MIDLAND The Rev. David Chisham says faith in Jesus Christ not only bodes well for eternity but also for the here and now.

“Some people feel that the only point to faith is that we get to go to Heaven when we die, but Jesus’s resurrection means for us that he is alive and at work among us today,” said the Rev. Chisham, new pastor of the First Christian Church at 1301 W. Louisiana Ave. “He can transform our priorities and relationships and give us hope for living.”

Chisham is a 50-year-old native of Wichita, Kan., who earned bachelor’s, master’s and doctoral degrees at Abilene Christian University and Drew University in Madison, N.J., before serving as a minister in Arlington, Va., Rockville, Md., and Baton Rouge, La. He and his wife Kori have one child.

The pastor rides a bicycle for exercise and the family travels to Europe and camps at lakes in Arkansas, Louisiana and Texas.

“I’m big on the Gospel story of Jesus because he brings compassion, grace and wellness to our lives,” Chisham said. “We have to let go of those things that keep us trapped and take hold of the promises given to us in faith. I also love stories from the Old Testament about Elijah and his spiritual walk and the Book of Genesis with Joseph, Abraham and Jacob.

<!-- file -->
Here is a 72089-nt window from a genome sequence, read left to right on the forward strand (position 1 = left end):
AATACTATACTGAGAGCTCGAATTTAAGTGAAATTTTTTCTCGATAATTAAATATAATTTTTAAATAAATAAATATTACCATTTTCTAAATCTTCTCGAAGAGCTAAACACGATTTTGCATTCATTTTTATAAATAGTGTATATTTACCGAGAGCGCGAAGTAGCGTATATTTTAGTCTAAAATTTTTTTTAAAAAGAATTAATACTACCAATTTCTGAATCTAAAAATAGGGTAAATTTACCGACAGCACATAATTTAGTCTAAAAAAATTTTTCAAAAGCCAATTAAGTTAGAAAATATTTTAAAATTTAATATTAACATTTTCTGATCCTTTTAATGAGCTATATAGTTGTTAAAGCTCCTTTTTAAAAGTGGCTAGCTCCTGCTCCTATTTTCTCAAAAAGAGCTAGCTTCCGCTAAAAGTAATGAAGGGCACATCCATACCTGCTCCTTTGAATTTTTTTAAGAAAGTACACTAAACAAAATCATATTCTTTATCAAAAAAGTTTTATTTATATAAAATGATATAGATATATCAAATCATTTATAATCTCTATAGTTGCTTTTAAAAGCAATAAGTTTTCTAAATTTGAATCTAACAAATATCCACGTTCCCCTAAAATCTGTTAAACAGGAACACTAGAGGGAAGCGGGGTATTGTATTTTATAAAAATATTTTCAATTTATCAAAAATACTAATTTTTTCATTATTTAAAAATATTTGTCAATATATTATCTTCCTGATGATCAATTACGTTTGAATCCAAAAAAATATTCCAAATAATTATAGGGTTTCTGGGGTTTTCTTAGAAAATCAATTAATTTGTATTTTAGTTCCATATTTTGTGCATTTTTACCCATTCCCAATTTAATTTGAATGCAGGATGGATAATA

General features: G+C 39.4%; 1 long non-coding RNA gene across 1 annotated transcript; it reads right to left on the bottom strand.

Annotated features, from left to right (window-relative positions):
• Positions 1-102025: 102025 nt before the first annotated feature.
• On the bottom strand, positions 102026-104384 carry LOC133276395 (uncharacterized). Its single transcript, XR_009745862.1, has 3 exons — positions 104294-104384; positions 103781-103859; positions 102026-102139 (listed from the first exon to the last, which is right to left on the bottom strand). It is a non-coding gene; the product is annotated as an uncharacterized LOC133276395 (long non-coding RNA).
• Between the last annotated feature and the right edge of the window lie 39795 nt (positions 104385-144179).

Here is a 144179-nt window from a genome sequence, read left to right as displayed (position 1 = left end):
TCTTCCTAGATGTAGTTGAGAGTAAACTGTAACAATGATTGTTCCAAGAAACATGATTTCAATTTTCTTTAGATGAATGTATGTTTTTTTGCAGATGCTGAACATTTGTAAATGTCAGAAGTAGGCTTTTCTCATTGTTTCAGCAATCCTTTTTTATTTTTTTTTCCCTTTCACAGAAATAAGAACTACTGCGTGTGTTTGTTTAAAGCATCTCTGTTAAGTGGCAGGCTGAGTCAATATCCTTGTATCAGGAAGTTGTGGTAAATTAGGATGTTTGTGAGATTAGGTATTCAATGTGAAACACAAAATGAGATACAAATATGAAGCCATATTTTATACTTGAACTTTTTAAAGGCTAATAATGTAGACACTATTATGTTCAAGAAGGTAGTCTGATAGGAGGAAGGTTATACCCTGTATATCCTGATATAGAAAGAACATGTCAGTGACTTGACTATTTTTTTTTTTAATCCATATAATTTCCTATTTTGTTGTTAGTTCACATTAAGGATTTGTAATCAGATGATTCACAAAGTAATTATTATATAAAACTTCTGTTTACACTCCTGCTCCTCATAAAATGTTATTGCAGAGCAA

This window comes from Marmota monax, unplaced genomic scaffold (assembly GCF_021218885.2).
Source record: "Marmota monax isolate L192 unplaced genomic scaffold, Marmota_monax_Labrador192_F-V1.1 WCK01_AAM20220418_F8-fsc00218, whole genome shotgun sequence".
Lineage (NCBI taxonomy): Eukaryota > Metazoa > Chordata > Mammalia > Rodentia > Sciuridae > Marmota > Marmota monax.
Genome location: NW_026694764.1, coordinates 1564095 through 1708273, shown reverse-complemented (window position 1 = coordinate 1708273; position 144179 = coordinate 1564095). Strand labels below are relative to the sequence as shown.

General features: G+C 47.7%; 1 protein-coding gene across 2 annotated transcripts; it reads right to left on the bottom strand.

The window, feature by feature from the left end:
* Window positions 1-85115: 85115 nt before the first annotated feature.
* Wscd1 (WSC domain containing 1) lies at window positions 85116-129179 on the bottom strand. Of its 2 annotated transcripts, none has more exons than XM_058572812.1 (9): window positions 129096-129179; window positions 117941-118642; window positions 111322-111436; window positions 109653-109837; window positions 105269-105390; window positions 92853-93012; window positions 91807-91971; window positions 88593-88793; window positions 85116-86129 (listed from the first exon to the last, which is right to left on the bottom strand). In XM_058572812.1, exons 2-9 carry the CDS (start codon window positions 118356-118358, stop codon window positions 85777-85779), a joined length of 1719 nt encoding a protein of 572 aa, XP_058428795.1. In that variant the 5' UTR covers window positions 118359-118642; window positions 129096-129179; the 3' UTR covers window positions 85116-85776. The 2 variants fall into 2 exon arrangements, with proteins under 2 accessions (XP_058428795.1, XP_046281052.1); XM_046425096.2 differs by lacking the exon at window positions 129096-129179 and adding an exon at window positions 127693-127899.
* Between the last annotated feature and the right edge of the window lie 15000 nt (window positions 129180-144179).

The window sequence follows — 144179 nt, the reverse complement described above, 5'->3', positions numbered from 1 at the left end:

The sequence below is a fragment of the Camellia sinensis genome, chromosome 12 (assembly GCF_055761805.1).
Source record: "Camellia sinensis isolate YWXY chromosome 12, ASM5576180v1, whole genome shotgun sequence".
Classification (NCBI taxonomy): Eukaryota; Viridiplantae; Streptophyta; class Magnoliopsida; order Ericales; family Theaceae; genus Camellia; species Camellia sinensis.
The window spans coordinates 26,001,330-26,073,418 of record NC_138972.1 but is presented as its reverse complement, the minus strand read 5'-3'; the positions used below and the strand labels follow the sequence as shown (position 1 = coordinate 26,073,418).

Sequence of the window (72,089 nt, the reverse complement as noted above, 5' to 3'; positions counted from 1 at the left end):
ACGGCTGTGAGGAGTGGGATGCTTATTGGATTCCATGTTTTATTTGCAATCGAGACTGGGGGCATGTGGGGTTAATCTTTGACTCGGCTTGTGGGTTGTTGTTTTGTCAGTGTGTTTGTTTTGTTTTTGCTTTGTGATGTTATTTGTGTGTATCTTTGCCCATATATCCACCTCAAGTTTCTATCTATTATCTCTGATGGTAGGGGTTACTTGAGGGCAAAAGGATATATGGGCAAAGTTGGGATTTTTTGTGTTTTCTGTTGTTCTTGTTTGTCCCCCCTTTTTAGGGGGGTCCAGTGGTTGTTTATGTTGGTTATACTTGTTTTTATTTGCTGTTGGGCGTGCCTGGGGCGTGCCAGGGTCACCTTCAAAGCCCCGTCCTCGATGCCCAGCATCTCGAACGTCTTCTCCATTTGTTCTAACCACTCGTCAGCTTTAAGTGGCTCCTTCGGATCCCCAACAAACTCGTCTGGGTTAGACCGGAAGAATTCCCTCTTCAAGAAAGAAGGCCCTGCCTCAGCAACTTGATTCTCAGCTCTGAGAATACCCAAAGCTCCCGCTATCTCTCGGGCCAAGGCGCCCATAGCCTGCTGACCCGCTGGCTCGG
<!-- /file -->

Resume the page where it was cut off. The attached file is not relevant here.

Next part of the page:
“David is an interesting character with his rise from being just a shepherd boy in the fields to becoming a man who is remembered as one who was after God’s own heart. The Psalms are not just song lyrics to me. Many of them are emotional cries from the heart and examples of prayer life in the early and later Hebrew and Israelite religion.”

An average of 120 people attend the First Christian Church at 11 a.m. Sunday and its congregants on Facebook and YouTube increase participation to 200.

Chisham said he was attracted by the church’s community involvement including its Children’s Learning Center day care and the Disciple Food Pantry it offers from 1 to 3 p.m. Wednesday. “This is an incredible congregation that’s doing wonderful work outside the walls of the church,” he said.

Jon-Aaron House, chairman of the committee that recommended the pastor’s appointment, said it “was just his pastoral nature” that proved persuasive.

“It was clear in our early conversations with David that his ultimate goal was to tell the full story of our church and to craft the new story going forward,” House said. “His first goal was simply to know the names of the people and we thought our congregation would respond well to his messages.

“He knows when to put humor in and when to be serious. He is confident in what he is preaching and you can tell he has done the study and prayer to be able to deliver his messages through different lenses to different people.”